simple->extended_bootinfo_len = &simple_default_get_extended_bootinfo_size;
    simple->extended_bootinfo = &simple_default_get_extended_bootinfo;
    simple_default_init_arch_simple(&simple->arch_simple, NULL);
}

It can be seen here that the simple structure is now associated with functions for acting on the bootinfo and the boot info is pointed at by the simple.data field.

It is common to have a global simple_t variable and a seL4_BootInfo* variable that the information is stored in with the use of the helper functions.

As a side note, the sel4test project builds off of the simple_t structure and uses an environment structure which further encapsulates and associates other data structures to aid in setting up and managing the seL4 user environment. The sel4test environment structure can be found, for reference, in sel4test/apps/sel4test-driver/src/test.h:

struct driver_env {
    /* An initialised vka that may be used by the test. */
    vka_t vka;
    /* virtual memory management interface */
    vspace_t vspace;
    /* abtracts over kernel version and boot environment */
    simple_t simple;
 
    /* IO ops for devices */
    ps_io_ops_t ops;
 
    /* initialised timer */
    seL4_timer_t timer;
 
    /* The main timer notification that sel4-driver receives ltimer IRQ on */
    vka_object_t timer_notification;
 
    /* A notification used by sel4-driver to signal sel4test-tests that there
     * is a timer interrupt. The timer_notify_test is copied to new tests
     * before actually starting them.
     */
    vka_object_t timer_notify_test;
 
    /* Only needed if we're on RT kernel */
    vka_object_t reply;
 
    serial_objects_t serial_objects;
 
    /* init data frame vaddr */
    test_init_data_t *init;
    /* extra cap to the init data frame for mapping into the remote vspace */
    seL4_CPtr init_frame_cap_copy;
 
    void* remote_vaddr;
    sel4utils_process_t test_process;
    seL4_CPtr endpoint;
 
    int num_untypeds;
    vka_object_t* untypeds;
 
    /* time server for managing timeouts */
    time_manager_t tm;
};
typedef struct driver_env *driver_env_t;

The sel4test code initializes the environment structure based on global variables with the init_env function. This is an interesting approach because now the developer has a more complete picture of the environment. This environment structure and initialization method of the sel4 test project isn’t the only way to set up an environment, many of the tutorials don’t do this but it is nice to see another way to think about some of these concepts and how another project groups them together.

Tools of the trade

With the initial data structures in place, the developer needs to sculpt the virtual address space and the capability space for the other threads to run and access resources. We need to make some tools for that. In this section, the snippets help to show how some of these structures are initialized. A good use case for understanding these structures is so that it is easier to trace through function pointers, such as the vka_t structure’s, vka_cspace_alloc_fn. Later you will see that the allocman_make_vka function initializes it to point to the am_vka_cspace_alloc function.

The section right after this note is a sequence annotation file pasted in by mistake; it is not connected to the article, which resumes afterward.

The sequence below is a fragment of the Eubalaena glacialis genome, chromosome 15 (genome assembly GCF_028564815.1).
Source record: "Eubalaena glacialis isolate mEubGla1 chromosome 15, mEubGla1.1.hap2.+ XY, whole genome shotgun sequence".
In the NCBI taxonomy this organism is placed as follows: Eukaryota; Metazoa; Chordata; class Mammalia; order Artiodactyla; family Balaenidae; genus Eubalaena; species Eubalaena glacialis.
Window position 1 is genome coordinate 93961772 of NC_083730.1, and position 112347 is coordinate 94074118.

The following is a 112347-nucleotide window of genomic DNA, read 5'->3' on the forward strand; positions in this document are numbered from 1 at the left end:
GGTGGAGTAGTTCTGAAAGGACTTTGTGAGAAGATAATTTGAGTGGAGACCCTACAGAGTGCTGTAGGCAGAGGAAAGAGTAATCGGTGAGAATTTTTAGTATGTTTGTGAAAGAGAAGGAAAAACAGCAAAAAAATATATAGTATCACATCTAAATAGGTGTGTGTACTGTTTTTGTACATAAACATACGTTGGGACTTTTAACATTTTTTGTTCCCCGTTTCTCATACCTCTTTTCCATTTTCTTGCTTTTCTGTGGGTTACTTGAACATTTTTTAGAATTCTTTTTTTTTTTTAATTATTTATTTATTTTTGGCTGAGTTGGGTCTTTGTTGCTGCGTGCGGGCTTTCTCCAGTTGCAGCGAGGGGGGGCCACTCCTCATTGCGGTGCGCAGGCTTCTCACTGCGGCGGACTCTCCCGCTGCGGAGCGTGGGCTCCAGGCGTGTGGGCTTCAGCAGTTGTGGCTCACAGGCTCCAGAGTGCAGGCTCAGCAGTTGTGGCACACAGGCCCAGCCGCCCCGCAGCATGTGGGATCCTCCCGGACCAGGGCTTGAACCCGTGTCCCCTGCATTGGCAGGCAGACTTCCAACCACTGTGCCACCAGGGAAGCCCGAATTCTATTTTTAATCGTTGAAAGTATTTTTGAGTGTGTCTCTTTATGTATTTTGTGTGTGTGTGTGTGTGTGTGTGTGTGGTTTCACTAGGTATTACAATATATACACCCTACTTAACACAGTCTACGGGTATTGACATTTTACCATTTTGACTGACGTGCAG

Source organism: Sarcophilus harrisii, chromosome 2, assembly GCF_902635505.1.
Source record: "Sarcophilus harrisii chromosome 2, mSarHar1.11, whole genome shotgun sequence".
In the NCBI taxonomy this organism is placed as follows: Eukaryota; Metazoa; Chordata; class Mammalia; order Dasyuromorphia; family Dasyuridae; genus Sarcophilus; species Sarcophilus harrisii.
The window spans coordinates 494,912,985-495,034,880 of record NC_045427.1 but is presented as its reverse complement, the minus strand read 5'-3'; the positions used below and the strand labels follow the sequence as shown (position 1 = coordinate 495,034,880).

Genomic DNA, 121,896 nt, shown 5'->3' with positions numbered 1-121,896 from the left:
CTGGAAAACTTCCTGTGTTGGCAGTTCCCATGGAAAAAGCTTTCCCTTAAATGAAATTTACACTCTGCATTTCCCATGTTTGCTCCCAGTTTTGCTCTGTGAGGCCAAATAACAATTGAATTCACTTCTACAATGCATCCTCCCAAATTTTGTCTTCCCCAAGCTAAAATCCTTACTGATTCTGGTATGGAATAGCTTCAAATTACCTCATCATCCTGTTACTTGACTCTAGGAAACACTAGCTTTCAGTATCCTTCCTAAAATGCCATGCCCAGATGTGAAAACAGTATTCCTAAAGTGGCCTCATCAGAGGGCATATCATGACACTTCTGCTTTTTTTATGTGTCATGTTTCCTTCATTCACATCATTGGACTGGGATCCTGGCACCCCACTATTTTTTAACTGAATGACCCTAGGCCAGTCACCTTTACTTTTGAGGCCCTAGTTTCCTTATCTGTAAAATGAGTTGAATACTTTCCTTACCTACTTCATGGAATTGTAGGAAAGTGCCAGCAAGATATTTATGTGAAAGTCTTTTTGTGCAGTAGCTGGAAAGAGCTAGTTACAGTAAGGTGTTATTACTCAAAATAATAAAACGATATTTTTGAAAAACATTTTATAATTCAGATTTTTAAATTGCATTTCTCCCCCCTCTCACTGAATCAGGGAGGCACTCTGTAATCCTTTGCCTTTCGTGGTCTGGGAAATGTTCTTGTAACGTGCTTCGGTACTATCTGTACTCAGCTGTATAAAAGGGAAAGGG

First we need to create an Allocation Manager, commonly referred to as allocman. It is common to have a allocman_t* global variable that points to the environment allocation manager. The global variables here are defined in the same file as the main function, limiting the scope of this variable to the root thread. The allocman_t structure is defined in seL4_libs/libsel4allocman/include/allocman/allocman.h:

/**
 * The allocman itself. This is generally the only type you will need to pass around
 * to deal with allocation. It is declared in full here so that the compiler is able
 * to calculate its size so it can be allocated on stacks/globals etc as required
 */
typedef struct allocman {
    /* link to our underlying allocators. some are lazily added. the mspace will always be here,
     * and have_mspace can be used to check if the allocman is initialized at all */
    int have_mspace;
    struct mspace_interface mspace;
    int have_cspace;
    struct cspace_interface cspace;
    int have_utspace;
    struct utspace_interface utspace;
 
    /* Flag that tracks whether any alloc/free/other function has been entered yet */
    int in_operation;
 
    /* Counts that track re-entry into each specific alloc/free function */
    size_t cspace_alloc_depth;
    size_t cspace_free_depth;
    size_t utspace_alloc_depth;
    size_t utspace_free_depth;
    size_t mspace_alloc_depth;
    size_t mspace_free_depth;
 
    /* Track whether the watermark is currently refilled so we don't recursively do it */
    int refilling_watermark;
    /* Has a watermark resource been used. This is just an optimization */
    int used_watermark;
 
    /* track resources that we have not yet been able to free due to circular dependencies */
    size_t desired_freed_slots;
    size_t num_freed_slots;
    cspacepath_t *freed_slots;
 
    size_t desired_freed_mspace_chunks;
    size_t num_freed_mspace_chunks;
    struct allocman_freed_mspace_chunk *freed_mspace_chunks;